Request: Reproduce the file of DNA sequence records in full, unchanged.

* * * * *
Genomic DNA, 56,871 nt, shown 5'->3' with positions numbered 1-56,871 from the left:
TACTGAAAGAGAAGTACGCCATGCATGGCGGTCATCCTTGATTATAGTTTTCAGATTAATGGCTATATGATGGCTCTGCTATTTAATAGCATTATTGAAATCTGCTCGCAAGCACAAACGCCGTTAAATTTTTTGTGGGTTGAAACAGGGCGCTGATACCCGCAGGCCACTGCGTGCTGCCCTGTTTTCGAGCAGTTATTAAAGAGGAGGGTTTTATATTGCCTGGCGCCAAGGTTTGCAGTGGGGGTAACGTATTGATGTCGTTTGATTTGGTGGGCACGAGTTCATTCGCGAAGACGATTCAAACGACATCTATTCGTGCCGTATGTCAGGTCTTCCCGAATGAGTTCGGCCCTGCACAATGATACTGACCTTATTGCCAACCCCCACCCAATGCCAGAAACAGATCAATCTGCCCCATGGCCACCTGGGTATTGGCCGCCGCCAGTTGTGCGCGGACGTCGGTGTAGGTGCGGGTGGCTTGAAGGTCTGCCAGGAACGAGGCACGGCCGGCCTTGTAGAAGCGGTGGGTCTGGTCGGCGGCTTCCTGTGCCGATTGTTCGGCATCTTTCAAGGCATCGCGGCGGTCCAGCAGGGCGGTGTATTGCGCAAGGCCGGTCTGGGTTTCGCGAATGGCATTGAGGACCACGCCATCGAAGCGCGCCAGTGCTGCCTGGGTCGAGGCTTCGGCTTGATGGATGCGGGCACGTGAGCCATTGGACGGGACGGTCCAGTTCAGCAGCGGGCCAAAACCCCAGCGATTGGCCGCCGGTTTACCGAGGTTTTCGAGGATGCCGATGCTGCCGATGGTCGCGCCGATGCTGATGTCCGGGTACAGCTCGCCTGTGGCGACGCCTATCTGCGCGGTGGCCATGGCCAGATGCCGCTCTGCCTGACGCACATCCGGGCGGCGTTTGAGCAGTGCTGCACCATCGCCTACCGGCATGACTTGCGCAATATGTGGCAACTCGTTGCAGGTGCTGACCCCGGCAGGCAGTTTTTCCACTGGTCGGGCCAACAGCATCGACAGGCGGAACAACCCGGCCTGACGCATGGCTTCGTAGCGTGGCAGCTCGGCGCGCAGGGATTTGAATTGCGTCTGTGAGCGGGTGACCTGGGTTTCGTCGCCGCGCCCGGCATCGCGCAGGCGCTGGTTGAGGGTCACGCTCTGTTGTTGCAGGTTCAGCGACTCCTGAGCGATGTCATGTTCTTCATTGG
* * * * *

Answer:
Genomic DNA, 56,871 nt, shown 5'->3' with positions numbered 1-56,871 from the left:
TACTGAAAGAGAAGTACGCCATGCATGGCGGTCATCCTTGATTATAGTTTTCAGATTAATGGCTATATGATGGCTCTGCTATTTAATAGCATTATTGAAATCTGCTCGCAAGCACAAACGCCGTTAAATTTTTTGTGGGTTGAAACAGGGCGCTGATACCCGCAGGCCACTGCGTGCTGCCCTGTTTTCGAGCAGTTATTAAAGAGGAGGGTTTTATATTGCCTGGCGCCAAGGTTTGCAGTGGGGGTAACGTATTGATGTCGTTTGATTTGGTGGGCACGAGTTCATTCGCGAAGACGATTCAAACGACATCTATTCGTGCCGTATGTCAGGTCTTCCCGAATGAGTTCGGCCCTGCACAATGATACTGACCTTATTGCCAACCCCCACCCAATGCCAGAAACAGATCAATCTGCCCCATGGCCACCTGGGTATTGGCCGCCGCCAGTTGTGCGCGGACGTCGGTGTAGGTGCGGGTGGCTTGAAGGTCTGCCAGGAACGAGGCACGGCCGGCCTTGTAGAAGCGGTGGGTCTGGTCGGCGGCTTCCTGTGCCGATTGTTCGGCATCTTTCAAGGCATCGCGGCGGTCCAGCAGGGCGGTGTATTGCGCAAGGCCGGTCTGGGTTTCGCGAATGGCATTGAGGACCACGCCATCGAAGCGCGCCAGTGCTGCCTGGGTCGAGGCTTCGGCTTGATGGATGCGGGCACGTGAGCCATTGGACGGGACGGTCCAGTTCAGCAGCGGGCCAAAACCCCAGCGATTGGCCGCCGGTTTACCGAGGTTTTCGAGGATGCCGATGCTGCCGATGGTCGCGCCGATGCTGATGTCCGGGTACAGCTCGCCTGTGGCGACGCCTATCTGCGCGGTGGCCATGGCCAGATGCCGCTCTGCCTGACGCACATCCGGGCGGCGTTTGAGCAGTGCTGCACCATCGCCTACCGGCATGACTTGCGCAATATGTGGCAACTCGTTGCAGGTGCTGACCCCGGCAGGCAGTTTTTCCACTGGTCGGGCCAACAGCATCGACAGGCGGAACAACCCGGCCTGACGCATGGCTTCGTAGCGTGGCAGCTCGGCGCGCAGGGATTTGAATTGCGTCTGTGAGCGGGTGACCTGGGTTTCGTCGCCGCGCCCGGCATCGCGCAGGCGCTGGTTGAGGGTCACGCTCTGTTGTTGCAGGTTCAGCGACTCCTGAGCGATGTCATGTTCTTCATTGG